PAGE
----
Anyhow, he found no foothold on those steep streets of his beautiful and precipitous city; and as he looked forth over the litter of little islands in the large and shining estuary, he may have had some foreshadowing of that almost vagabond destiny which ended in the ends of the earth. There seemed in one sense no social reason why it should not end in Edinburgh as it had begun in Edinburgh. There seemed nothing against a normal successful career for one so brilliant, so graceful and essentially so humane; his story might have been as comfortable as a Victorian three-volume novel. He might have had the luck to marry an Edinburgh lady as delightful and satisfactory as Barbara Grant. He might have presided over the revels of a new bunch of Stevensons, coming home from Leith Walk laden with the gay portfolios of Skelt. They also might have bought Penny Pickwicks or gone about girt with lanterns; and his own view of these things might have altered, though not necessarily weakened, with the responsibility of one who sees them reproduced in others. But among these early Edinburgh pranks, which he has left on record, was one which is something of a symbol. He speaks somewhere of a special sort of apples which he gathered by the seashore, which were such as might well be gathered from the salted and crooked trees that grow by the sea. I do not know what it was; or what form it took; or whether it ever took any definable form at all. But somehow or other, in thought or word or deed, in that bleak place he ate the apple of knowledge; and it was a crab apple.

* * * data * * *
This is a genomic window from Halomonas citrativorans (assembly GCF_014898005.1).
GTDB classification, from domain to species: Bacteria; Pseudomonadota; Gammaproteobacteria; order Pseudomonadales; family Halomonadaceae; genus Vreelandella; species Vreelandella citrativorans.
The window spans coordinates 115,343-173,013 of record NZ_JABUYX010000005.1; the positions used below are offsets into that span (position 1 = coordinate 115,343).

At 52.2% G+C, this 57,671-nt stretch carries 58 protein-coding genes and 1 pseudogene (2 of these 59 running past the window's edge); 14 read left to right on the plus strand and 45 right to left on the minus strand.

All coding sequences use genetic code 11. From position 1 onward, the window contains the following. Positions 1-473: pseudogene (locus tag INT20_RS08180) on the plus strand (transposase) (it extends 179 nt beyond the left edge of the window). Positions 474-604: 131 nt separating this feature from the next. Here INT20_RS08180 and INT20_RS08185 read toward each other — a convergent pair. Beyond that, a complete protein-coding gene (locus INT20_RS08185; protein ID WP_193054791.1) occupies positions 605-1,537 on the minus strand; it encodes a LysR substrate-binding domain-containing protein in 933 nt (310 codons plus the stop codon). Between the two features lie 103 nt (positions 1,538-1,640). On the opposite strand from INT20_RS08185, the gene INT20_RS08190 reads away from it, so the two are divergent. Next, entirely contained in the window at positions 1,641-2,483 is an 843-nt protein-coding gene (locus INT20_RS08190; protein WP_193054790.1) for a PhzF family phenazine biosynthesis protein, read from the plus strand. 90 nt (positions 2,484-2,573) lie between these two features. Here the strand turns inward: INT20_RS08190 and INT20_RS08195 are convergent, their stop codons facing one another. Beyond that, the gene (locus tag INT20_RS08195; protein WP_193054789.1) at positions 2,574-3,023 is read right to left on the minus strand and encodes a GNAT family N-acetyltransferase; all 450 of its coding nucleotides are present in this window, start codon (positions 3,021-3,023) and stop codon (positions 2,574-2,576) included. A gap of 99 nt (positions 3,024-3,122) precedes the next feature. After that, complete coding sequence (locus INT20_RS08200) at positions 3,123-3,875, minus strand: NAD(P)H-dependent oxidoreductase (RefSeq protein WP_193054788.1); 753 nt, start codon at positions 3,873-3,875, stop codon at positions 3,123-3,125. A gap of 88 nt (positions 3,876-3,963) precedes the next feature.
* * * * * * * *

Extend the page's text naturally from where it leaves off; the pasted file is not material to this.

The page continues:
I think it was partly the pains of youth that afterwards made so vivid to him the pleasures of childhood. The break in his life was of course partly due to the break in his health. But it was also due, I think, to something ragged and unseemly in the edge of life he laid hold of when he touched the hem of her garment; to something unsatisfactory in all that side of existence as it appears accidentally to the child of Puritan conventions. The effect on him was that, during those years, he grew up too much out of touch with his domestic and civic, if not his national traditions; knowing at once too much and too little. He was never denationalised; for he was a Scotsman; and a Scotsman never is, even when he is in theory internationalised. But he did begin to become internationalised, in the sense that he gained a sort of indiscriminate intimacy with the culture of the world, especially the rather cynical sort of culture which was then current. The local and domestic conventions, which were in many ways wrong, lost their power to control him even when they were right. And in all that retrospect nothing remained so real as